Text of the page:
The original IPCC report, "Economic and Social Dimensions of Climate Change," assembled in 1995, relied on the earlier published judgments of five authors, which were based on a small set of comprehensive sectoral studies. They concluded that a doubling of the levels of atmospheric greenhouse gases would result in global damages of 1.5 to 2 percent of GDP. (Damages in the United States were estimated at 1 to 2 percent of U.S. GDP.) These early studies by Nordhaus (1991), Cline (1992), Fankhauser (1995), Tol (1995), and Titus (1992) gave total US losses, in 1990 dollars, ranging from $55 billion to S140 billion, including both market and non-market effects. But the apparent agreement on a large negative effect masks widely varying sector-by-sector estimates of the losses: agriculture, $1.1 billion to $17.5 billion; energy, $1.1 billion to S10 billion; sea level damage, $5.7 billion to $12.2 billion; timber, $0.7 billion to $43.6 billion; and water resources $7 billion to $15.6 billion. Further, all of their estimates of non-market effects are uniformly negative and, in many cases, greater than market effects.

The Impact of Climate Change on the United States Economy comes to strikingly different conclusions about the economic effects of global warming, even assuming a doubling of greenhouse gases leading to a warming of 2.5�C. The improved methodology of these new studies considers, among other things, the possibility of adaptation. The new studies also rely on natural climate experiments, by observing energy expenditures, leisure activities, etc., in towns that experience varying temperature changes. Capital-intensive sectors, such as coastal structures and timber, are modeled dynamically. The various sectoral studies were designed to be more consistent and to respond to a broader range of climate projections. And they are more comprehensive, including commercial fishing for the first time.

When all is said and done, the new studies yield large positive effects for agriculture and smaller positive effects for timber and recreation. Estimates for the remaining sectors are still negative, but considerably less negative than the previous IPCC estimates.. On balance, warming is found to increase US GDP by about 0.2 percent.

The reversal of the earlier estimates is startling, but it should not be entirely unexpected to those who have been following the economic literature of recent years. Individual research papers have indeed shown a large positive effect of warming on agriculture, arising from longer growing seasons, warmer nights, increased precipitation, and a higher levy of carbon dioxide to hasten plant growth. The editors of the book were not yet aware that modest warming would retard the rise in sea level rise rather than accelerate it. That fact reinforces the dear implication of their research, which is that global warming is good for us, that is will improve our economic wellbeing as well as our health. Similar conclusions apply not only to other industrialized nations but also to the rest of the world, including island nations that fear a rising sea level.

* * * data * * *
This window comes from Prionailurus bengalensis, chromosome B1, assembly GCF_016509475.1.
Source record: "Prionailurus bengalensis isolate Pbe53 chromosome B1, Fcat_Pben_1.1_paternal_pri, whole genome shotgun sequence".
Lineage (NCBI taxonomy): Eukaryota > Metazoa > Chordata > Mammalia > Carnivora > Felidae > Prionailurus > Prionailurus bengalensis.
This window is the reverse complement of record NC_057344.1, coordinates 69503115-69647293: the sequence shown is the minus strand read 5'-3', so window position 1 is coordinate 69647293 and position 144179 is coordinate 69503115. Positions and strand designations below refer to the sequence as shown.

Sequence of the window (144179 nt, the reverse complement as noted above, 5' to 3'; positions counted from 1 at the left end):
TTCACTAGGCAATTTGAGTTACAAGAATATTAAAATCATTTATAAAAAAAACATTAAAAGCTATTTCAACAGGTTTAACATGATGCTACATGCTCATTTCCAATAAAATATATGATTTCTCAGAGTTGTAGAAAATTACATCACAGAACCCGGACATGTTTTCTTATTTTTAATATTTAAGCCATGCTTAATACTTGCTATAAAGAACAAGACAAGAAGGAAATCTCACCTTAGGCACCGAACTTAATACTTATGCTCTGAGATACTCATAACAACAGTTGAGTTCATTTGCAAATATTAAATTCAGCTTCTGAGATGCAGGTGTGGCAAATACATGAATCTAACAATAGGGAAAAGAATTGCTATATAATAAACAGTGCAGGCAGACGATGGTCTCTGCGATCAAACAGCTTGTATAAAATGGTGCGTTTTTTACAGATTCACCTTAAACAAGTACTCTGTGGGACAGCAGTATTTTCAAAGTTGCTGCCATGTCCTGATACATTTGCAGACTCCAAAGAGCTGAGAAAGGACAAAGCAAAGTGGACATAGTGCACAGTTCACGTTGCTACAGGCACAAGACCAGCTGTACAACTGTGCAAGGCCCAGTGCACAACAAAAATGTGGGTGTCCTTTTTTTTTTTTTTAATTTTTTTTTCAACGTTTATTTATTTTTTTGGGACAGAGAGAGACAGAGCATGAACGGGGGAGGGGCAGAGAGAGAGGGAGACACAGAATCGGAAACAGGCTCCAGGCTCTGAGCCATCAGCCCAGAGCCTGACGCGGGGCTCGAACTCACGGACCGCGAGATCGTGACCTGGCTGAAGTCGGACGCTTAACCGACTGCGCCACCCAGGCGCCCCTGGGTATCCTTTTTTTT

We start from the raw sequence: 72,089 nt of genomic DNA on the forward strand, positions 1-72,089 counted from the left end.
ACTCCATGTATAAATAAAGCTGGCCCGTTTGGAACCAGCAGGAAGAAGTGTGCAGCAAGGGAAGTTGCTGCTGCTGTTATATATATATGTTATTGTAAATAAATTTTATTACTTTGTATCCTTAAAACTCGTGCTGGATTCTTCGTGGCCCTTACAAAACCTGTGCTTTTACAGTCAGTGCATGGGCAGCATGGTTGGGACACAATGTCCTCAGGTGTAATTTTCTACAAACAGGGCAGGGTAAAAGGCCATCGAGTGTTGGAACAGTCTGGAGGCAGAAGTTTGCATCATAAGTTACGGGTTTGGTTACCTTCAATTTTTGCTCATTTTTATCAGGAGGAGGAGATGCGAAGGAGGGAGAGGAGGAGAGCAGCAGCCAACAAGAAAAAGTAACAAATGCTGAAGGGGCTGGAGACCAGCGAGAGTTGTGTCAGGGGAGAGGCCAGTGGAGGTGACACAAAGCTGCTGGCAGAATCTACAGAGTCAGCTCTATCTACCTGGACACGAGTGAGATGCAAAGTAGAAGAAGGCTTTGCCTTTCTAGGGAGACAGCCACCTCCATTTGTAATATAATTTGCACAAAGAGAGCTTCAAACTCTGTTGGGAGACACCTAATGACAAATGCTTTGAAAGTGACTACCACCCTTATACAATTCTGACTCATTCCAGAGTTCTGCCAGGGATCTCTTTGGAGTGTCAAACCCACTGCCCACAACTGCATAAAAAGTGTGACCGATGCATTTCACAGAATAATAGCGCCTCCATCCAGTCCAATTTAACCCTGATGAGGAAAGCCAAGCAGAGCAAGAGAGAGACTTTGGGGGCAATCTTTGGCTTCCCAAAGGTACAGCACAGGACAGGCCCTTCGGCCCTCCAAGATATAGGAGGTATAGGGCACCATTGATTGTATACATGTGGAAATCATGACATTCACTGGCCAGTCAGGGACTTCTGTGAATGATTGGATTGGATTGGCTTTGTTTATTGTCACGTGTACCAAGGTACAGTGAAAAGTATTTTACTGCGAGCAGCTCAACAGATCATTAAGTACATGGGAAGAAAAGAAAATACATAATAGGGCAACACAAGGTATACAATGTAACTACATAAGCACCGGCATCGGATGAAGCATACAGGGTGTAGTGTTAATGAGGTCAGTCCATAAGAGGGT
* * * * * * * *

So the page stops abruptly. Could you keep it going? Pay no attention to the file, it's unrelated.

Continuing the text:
Will these new results lead politicians to blunt or even reverse the drive to limit carbon dioxide emissions and curtail energy use, or will it be politics as usual? Similarly, will the new results chasten economists who have been engaged in cost-benefit analyses of global warming-a phenomenon with positive economic effects- when the costs of mitigating it are between 1 and 2 percent of GDP?

posted on Nov, 28 2005 @ 11:39 AM

While this is but one source, as with any topic, scientific information should be viewed with an open mind, which I've tried to do for over 40 years. It's when there are a majority of world scientists who agree on certain facts that one might view ones own "facts" as politically motivated, or wrong.

posted on Nov, 28 2005 @ 11:45 AM

Quite a few people are so quick to judge the US on non kyoto acceptance, and those here who are denouncing the US for it, are you so sure that what is happening with the environment isnt a natural cycle as opposed to human influence on the environment?

Irrespective on the outcome of that choice, even IF (and i say that with tongue in cheek because a natural cycle is a little more likely than some hydrocarbons for a shot period of time) human influence plays some part in it, the elected officials in this case are NOT the ones to blame...they can or cannot sign any treaty or protocol or accord that they want, but if US, the people, dont start economizing and stop using our vehicles unnecessarily, using extranneous power, running air conditioning systems unnecessarily, then the honus of the blame is on US, the people for not taking care of our planet. If the elected officials were the only ones opposed to it and the people decided to stop using all the aforementioned, then their written words would be meaningless, either for OR against.

posted on Nov, 28 2005 @ 11:55 AM
The United States will never join any treaty like Kyoto that doesn't include developing nations, it's just economic suicide.

The U.S. Senate (2/3rds of which would be required to ratify any treaty) voted 95 - 0 in a sense of the Senate vote to reject Kyoto because it didn't include such 3rd world nations:

On June 25, 1997, before the Kyoto Protocol was to be negotiated, the U.S. Senate unanimously passed by a 95–0 vote the Byrd-Hagel Resolution (S. Res. 98), which stated the sense of the Senate was that the United States should not be a signatory to any protocol that did not include binding targets and timetables for developing as well as industrialized nations or "would result in serious harm to the economy of the United States". On November 12, 1998, Vice President Al Gore symbolically signed the protocol. Aware of the Senate's view of the protocol, the Clinton Administration never submitted the protocol for ratification.